Chris Viehbacher
Photograph by Scott Eells — Bloomberg via Getty Images
By Eleanor Bloxham
October 30, 2014

Smooth successions and no surprises are what employees and shareholders want—but that’s not what the board at French pharma company Sanofi has delivered.

Early on Wednesday, the board issued a statement saying, “The Board of Directors held a meeting Wednesday, October 29 at 8am and decided unanimously to remove Christopher A. Viehbacher as Chief Executive Officer of Sanofi,” after six years of service.

That stood in contrast to the board’s statement on Monday, which said the board had “no agenda item regarding the succession of Chris Vienhbacher.”

A spokesperson for Sanofi could not provide any information on what might have changed over the course of those two days (beyond the statements the board provided).

According to Sanofi’s most recent 20-F filing with the SEC, the person responsible for board communications is Serge Weinberg, its chair. That chair has now become CEO as well.

On a conference call mid-day on October 29, Weinberg said that “leaks organized in the press” on Sunday had “forced” the board to make its decision Wednesday morning more quickly than it might have, to avoid “uncertainty” among shareholders and employees.

But who initiated the leaks to the media? And, given those leaks, why did Weinberg say what he said on Monday? Perhaps he wished to put off communicating with Viehbacher, but how can that help his credibility with shareholders or employees going forward?

Mid-day Wednesday, Weinberg disputed aspects of the media’s account of the CEO’s ouster but confirmed that the board had complaints about Viehbacher’s lack of communication with the board and deficits in execution and management style.

Lack of communication with a board is a terrific fault for any CEO, and one that boards should not tolerate. Boards naturally don’t want to be surprised, and they want a full flow of information from management and others in order to do their jobs. Weinberg said Project Phoenix, a Sanofi initiative related to the sale of mature drugs in Europe, was “an illustration” of the communication lapses. The board found out about the project in the press, Weinberg said, and would have nixed it had they known.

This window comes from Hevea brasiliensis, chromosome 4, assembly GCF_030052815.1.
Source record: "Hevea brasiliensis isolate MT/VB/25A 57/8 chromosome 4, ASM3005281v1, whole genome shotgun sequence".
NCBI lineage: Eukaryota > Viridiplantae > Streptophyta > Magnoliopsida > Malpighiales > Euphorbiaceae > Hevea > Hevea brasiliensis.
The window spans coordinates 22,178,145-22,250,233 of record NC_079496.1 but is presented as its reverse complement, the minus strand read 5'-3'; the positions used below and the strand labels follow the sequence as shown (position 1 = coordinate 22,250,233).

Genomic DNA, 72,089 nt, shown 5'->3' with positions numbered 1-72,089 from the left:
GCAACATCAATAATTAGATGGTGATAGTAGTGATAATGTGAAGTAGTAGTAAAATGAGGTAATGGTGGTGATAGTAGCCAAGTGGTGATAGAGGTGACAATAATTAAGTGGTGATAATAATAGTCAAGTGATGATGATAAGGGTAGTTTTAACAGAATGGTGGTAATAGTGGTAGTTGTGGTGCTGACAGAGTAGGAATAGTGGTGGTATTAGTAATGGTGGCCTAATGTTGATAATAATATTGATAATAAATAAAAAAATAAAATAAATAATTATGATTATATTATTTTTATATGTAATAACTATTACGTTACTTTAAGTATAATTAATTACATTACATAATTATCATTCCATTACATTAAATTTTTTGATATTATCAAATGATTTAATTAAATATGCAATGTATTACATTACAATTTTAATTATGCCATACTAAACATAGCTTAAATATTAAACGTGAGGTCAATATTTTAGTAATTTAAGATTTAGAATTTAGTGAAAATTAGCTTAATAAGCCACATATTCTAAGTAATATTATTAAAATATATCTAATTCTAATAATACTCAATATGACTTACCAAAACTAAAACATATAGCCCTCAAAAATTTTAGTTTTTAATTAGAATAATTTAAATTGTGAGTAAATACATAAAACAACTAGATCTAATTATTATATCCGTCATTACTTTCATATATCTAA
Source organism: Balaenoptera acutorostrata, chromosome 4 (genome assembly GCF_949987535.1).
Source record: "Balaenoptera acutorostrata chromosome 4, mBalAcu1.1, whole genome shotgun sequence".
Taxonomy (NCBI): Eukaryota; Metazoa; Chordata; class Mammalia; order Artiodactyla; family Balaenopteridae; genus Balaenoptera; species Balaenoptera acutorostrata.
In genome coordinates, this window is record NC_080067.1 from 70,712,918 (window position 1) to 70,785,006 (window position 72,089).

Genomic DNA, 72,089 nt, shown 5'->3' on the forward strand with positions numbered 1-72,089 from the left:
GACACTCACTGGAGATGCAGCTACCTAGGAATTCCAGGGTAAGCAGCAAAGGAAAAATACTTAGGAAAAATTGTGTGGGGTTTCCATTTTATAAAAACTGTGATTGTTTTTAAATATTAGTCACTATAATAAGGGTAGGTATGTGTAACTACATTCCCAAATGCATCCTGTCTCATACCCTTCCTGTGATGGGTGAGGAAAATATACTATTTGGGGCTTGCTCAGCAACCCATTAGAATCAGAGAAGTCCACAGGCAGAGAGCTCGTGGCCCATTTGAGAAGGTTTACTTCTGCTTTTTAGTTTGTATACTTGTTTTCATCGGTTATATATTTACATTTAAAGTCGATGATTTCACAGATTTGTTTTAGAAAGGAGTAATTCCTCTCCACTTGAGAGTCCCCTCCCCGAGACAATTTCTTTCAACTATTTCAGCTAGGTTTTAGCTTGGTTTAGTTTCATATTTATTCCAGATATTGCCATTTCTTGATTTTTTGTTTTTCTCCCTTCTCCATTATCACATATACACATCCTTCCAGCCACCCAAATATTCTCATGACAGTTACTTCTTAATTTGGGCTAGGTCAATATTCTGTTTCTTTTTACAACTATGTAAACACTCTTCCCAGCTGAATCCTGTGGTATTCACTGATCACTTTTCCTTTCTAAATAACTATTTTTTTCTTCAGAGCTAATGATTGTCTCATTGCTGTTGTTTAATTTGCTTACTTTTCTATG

Clearly, CEOs have responsibilities to communicate to the board. Boards and independent chairs, however, also owe the CEO candid and timely communication in return.

Many boards today want the executives they work with to be forthcoming but have not clearly specified to the CEO what they want to know, when they want to know it, and in what form. They’ll complain after the fact that they’d like to have heard more about some topic, but they never made clear in advance what they wanted or needed.

Of course, great CEOs anticipate their board’s needs. But boards need to help out. Many boards could be far more useful if they did what boards are supposed to do: look beyond the day-to-day and anticipate the trends that will shape the company’s future.

In the Sanofi board’s case, it’s all too clear that there were lapses in communications and oversight. During Wednesday’s conference call, Weinberg said the board had discussed concerns about Viehbacher in mid-summer. But according to several news sources (including Les Echos, Bloomberg, the Financial Times, and Reuters) it was just last month that Viehbacher got a whiff of the board’s discontent and wrote a letter to them on September 4 making the case that he should stay on as CEO.

Boards often have a hard time confronting CEOs each step of the way and saying no when they should. Between CEOs and boards, things often snowball from there.